Akwasi Owusu-Ansah Honestly, AOA was a player that I didn't think I would cut, but, after looking at the other choices at Safety, I felt there simply wasn't enough room to keep him around as a project. Even if he switched to Wide Receiver (again) or Corner, the positions simply have too many players with more promise. He's a complete stud in Madden, though (as a press-man corner). AOA has been cut before, and it looks likely to happen again.
Brodney Pool Remember how Pat McQuistan was signed in order to keep the backup QBs upright during the preseason games, while Smith and Free are resting? Pool was signed to get the young DBs lined up while Sensabaugh and Church are resting, in my opinion, and the full offseason will make him replaceable far sooner than Abe Elam a year prior. As above, his fate should be tied to McCray's. I believe that, once the teaching is over, Pool will be gone.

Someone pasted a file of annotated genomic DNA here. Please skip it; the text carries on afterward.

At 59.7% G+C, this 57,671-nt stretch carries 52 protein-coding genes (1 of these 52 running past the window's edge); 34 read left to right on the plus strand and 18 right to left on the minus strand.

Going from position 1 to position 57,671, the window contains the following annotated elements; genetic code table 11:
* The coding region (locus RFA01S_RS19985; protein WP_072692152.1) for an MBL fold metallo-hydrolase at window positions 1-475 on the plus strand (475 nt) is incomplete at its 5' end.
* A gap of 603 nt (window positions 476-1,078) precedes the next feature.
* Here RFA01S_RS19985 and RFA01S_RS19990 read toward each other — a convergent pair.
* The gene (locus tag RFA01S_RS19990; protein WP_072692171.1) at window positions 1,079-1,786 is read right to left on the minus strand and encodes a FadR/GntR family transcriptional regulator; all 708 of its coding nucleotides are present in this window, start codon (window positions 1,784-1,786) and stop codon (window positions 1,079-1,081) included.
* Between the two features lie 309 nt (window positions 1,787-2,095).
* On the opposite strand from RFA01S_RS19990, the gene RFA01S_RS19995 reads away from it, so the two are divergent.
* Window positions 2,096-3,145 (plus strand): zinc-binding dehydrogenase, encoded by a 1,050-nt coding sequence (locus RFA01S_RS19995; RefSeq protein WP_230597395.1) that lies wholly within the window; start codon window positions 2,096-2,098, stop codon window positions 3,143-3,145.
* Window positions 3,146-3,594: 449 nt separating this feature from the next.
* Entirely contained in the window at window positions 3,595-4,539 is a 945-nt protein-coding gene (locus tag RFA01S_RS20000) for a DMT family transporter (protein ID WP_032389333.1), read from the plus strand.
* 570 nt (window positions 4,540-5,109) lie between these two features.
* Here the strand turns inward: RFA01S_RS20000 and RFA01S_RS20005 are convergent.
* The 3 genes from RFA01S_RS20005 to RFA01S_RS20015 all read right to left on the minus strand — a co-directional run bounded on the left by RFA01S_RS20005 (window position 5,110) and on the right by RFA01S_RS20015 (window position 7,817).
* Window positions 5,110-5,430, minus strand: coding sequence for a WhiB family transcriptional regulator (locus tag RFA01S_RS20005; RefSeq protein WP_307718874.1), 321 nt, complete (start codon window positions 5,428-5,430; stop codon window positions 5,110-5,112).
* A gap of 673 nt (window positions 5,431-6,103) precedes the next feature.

Mana Silva Silva, a former undrafted free agent who has spent time with Baltimore, Buffalo, and our own Dallas Cowboys (in his only season in the league), only made it to one 53-man roster. That was our own, and only after we had been decimated by injuries at the safety position (Silva was signed when Church was placed on injured reserve). Silva was available for the whole season, being a practice squad player, thus the Cowboys' lack of interest prior to Church's injury indicates they won't be sorry to see him go. Silva was an emergency body last season who's getting another shot in camp. Despite living in Hawaii for a few years, I have no attachment to him.